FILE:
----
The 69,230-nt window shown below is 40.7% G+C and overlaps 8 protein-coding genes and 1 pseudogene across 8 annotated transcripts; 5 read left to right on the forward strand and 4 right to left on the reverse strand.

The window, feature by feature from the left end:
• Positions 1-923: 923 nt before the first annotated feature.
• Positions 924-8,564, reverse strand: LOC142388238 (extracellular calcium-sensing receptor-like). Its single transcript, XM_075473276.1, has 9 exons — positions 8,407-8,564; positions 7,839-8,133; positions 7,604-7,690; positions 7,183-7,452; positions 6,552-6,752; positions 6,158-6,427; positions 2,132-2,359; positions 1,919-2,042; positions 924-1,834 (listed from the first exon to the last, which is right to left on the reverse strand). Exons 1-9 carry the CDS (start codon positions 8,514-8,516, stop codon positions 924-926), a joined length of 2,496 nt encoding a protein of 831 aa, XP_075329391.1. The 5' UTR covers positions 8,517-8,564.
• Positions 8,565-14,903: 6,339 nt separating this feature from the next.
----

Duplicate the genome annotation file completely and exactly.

The 69,230-nt window shown below is 40.7% G+C and overlaps 8 protein-coding genes and 1 pseudogene across 8 annotated transcripts; 5 read left to right on the forward strand and 4 right to left on the reverse strand.

The window, feature by feature from the left end:
• Positions 1-923: 923 nt before the first annotated feature.
• Positions 924-8,564, reverse strand: LOC142388238 (extracellular calcium-sensing receptor-like). Its single transcript, XM_075473276.1, has 9 exons — positions 8,407-8,564; positions 7,839-8,133; positions 7,604-7,690; positions 7,183-7,452; positions 6,552-6,752; positions 6,158-6,427; positions 2,132-2,359; positions 1,919-2,042; positions 924-1,834 (listed from the first exon to the last, which is right to left on the reverse strand). Exons 1-9 carry the CDS (start codon positions 8,514-8,516, stop codon positions 924-926), a joined length of 2,496 nt encoding a protein of 831 aa, XP_075329391.1. The 5' UTR covers positions 8,517-8,564.
• Positions 8,565-14,903: 6,339 nt separating this feature from the next.